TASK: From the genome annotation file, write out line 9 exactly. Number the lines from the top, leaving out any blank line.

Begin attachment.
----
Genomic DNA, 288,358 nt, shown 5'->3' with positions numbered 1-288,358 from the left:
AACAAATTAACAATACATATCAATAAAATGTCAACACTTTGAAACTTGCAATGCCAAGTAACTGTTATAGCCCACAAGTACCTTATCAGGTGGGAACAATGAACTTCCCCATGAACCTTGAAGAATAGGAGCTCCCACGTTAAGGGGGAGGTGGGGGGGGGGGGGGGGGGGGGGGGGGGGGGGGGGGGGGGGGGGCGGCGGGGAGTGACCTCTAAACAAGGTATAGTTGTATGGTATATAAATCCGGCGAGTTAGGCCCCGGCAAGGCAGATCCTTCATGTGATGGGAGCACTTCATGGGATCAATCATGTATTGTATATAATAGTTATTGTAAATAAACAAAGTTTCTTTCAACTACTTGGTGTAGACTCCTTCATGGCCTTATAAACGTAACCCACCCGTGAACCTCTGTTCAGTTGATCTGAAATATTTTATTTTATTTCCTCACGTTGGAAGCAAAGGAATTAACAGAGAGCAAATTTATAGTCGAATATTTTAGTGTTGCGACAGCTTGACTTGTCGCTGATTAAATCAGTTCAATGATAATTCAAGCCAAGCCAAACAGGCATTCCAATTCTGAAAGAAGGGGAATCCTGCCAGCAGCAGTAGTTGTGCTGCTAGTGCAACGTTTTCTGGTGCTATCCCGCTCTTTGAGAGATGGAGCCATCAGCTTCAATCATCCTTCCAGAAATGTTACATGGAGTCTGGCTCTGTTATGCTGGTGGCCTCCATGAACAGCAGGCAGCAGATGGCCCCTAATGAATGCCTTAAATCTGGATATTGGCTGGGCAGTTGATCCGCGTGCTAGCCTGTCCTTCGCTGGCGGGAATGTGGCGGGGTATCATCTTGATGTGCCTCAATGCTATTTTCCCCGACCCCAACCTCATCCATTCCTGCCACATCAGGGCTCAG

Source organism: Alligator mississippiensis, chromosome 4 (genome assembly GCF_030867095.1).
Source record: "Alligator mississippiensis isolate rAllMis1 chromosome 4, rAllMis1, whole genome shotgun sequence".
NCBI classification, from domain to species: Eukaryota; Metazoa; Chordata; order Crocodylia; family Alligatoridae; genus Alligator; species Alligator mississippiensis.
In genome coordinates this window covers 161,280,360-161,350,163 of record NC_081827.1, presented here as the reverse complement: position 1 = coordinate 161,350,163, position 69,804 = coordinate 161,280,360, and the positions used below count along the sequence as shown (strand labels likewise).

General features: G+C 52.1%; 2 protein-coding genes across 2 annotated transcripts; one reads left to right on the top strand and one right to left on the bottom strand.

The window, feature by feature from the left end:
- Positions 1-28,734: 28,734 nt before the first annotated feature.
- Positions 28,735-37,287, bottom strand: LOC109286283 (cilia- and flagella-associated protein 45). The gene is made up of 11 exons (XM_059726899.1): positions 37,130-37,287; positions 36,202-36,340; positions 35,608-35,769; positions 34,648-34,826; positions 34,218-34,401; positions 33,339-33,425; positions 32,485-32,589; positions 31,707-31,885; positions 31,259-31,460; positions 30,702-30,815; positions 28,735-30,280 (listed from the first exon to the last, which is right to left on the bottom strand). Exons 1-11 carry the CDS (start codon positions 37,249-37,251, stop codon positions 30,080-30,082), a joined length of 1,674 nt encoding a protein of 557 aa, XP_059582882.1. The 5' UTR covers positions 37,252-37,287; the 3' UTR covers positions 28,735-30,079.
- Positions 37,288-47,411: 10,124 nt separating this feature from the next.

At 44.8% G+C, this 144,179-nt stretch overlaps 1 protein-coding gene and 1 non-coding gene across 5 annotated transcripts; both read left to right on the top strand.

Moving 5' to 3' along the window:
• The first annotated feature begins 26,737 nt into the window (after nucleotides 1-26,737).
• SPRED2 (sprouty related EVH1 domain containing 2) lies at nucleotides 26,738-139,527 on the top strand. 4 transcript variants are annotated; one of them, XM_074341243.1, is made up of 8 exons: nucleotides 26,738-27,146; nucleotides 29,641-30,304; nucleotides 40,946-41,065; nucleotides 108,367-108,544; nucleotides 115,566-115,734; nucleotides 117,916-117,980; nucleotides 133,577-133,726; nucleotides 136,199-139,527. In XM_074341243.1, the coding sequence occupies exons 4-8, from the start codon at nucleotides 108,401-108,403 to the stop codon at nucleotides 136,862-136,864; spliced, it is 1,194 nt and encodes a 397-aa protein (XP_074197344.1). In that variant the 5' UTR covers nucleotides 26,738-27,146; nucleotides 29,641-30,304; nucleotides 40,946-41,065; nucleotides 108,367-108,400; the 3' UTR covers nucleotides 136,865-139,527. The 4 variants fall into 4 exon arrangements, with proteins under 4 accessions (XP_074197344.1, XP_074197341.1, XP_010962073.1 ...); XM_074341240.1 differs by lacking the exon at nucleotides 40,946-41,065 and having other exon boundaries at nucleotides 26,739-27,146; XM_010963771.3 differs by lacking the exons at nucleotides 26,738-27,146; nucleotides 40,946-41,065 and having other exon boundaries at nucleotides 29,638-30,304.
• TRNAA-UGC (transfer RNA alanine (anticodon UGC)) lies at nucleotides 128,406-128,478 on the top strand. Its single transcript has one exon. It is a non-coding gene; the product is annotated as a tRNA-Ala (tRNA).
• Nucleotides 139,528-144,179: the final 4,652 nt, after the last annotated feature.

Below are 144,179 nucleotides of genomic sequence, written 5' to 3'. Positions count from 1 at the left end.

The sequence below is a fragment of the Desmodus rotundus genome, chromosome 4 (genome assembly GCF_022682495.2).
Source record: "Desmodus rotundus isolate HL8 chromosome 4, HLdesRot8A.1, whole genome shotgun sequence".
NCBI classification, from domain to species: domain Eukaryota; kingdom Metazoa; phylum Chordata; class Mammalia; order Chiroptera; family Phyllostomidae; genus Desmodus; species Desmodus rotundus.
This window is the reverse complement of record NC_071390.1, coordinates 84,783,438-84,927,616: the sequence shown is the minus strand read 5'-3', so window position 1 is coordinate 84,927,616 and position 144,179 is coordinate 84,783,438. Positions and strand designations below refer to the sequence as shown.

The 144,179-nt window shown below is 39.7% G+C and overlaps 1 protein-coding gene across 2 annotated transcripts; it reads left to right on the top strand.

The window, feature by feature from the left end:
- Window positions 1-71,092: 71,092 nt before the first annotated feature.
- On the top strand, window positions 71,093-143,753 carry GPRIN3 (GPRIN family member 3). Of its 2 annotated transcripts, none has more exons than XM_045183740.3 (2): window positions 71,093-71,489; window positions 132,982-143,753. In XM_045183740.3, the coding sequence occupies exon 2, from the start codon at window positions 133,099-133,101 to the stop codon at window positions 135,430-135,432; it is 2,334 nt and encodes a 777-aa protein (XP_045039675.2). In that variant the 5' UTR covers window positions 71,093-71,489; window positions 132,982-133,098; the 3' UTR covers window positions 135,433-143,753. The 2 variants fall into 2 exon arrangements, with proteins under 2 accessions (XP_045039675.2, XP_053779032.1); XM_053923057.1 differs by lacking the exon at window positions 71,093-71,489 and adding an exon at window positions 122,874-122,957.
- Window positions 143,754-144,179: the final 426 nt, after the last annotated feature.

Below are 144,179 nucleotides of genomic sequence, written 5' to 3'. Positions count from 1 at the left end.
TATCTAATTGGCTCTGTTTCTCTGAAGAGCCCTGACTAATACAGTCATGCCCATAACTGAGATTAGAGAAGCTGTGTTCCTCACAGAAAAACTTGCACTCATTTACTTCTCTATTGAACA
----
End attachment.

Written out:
- Positions 1-28,734: 28,734 nt before the first annotated feature.